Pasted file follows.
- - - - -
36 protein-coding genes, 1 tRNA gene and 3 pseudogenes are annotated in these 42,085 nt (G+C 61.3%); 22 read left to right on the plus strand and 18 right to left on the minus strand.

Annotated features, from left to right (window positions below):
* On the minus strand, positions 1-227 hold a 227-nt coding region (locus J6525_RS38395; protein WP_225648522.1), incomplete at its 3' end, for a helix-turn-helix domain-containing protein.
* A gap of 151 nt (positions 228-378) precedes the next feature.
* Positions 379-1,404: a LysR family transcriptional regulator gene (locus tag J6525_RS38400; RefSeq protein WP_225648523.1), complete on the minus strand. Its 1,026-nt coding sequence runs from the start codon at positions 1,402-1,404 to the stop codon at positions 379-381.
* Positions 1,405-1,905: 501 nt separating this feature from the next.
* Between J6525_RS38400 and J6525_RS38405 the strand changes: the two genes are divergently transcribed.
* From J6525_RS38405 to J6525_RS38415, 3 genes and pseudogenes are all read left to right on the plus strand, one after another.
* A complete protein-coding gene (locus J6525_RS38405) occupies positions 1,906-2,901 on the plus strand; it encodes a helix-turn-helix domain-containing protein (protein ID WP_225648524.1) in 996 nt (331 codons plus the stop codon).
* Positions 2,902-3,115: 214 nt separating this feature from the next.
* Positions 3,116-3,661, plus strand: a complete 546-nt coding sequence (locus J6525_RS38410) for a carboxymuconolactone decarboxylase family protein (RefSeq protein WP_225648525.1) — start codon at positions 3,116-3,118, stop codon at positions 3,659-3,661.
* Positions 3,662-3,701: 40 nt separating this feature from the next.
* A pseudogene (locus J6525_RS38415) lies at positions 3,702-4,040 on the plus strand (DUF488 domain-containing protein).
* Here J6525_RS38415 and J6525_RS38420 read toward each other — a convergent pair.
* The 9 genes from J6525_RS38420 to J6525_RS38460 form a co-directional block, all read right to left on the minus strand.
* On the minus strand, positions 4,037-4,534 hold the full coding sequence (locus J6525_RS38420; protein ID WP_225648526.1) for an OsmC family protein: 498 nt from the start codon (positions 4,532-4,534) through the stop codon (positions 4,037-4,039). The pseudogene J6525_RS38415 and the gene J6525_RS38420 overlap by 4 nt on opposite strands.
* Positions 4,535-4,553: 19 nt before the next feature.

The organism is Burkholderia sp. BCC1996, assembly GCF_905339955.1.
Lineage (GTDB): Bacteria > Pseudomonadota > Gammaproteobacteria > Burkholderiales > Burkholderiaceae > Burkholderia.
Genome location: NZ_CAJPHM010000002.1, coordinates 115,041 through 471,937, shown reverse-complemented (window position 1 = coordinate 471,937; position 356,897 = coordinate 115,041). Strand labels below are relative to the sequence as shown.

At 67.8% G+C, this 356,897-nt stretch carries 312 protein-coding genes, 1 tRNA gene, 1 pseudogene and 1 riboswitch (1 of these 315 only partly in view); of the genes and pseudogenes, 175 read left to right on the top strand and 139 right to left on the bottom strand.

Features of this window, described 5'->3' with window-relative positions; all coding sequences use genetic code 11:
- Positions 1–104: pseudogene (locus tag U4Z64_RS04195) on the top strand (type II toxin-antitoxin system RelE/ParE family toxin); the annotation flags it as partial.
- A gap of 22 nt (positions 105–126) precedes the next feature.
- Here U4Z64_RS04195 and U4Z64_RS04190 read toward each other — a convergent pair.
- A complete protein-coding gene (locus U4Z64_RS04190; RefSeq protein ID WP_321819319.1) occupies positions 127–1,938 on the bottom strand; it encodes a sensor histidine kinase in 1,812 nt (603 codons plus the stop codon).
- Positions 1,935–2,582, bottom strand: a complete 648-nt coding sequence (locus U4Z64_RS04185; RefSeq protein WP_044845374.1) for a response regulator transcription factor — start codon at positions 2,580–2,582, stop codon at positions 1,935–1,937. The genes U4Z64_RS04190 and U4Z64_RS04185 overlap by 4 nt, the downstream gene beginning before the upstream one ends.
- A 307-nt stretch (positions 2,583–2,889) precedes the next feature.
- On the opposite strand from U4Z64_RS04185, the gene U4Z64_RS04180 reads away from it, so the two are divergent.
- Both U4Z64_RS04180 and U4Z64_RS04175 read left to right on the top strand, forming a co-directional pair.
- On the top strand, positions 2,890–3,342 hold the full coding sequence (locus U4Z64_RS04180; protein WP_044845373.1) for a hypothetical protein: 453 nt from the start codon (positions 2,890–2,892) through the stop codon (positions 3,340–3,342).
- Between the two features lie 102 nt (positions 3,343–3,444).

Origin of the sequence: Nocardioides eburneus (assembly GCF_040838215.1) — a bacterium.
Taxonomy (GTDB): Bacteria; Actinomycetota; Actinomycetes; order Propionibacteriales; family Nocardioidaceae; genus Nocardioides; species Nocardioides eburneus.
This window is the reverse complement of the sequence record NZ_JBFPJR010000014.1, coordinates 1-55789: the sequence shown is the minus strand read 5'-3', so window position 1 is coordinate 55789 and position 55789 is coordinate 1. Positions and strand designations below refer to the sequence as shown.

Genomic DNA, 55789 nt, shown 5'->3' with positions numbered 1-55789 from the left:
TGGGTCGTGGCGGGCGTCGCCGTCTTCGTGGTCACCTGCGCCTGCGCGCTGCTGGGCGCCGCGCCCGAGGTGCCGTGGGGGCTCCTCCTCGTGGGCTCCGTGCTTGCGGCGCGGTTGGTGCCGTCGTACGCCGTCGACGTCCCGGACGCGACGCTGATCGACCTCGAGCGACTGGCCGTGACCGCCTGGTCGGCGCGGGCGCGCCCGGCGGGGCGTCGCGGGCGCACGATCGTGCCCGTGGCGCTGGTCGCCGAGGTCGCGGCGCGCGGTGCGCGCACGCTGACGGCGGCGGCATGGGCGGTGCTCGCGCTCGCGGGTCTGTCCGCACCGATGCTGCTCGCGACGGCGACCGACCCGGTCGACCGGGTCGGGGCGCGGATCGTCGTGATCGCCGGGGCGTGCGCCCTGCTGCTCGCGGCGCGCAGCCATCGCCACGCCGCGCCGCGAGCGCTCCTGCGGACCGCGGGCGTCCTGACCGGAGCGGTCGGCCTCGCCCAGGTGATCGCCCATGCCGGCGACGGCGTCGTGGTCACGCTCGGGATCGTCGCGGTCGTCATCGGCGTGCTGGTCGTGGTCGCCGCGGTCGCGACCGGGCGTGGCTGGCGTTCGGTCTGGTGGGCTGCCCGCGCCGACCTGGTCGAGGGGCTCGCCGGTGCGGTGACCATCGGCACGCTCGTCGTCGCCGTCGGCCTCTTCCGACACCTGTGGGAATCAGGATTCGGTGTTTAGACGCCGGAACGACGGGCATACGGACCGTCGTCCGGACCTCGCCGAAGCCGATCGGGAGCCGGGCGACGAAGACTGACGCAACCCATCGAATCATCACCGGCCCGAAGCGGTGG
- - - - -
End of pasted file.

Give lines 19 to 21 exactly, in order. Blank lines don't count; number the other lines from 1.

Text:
Lineage (GTDB): Bacteria > Pseudomonadota > Gammaproteobacteria > Burkholderiales > Burkholderiaceae > Burkholderia.
Genome location: NZ_CAJPHM010000002.1, coordinates 115,041 through 471,937, shown reverse-complemented (window position 1 = coordinate 471,937; position 356,897 = coordinate 115,041). Strand labels below are relative to the sequence as shown.

At 67.8% G+C, this 356,897-nt stretch carries 312 protein-coding genes, 1 tRNA gene, 1 pseudogene and 1 riboswitch (1 of these 315 only partly in view); of the genes and pseudogenes, 175 read left to right on the top strand and 139 right to left on the bottom strand.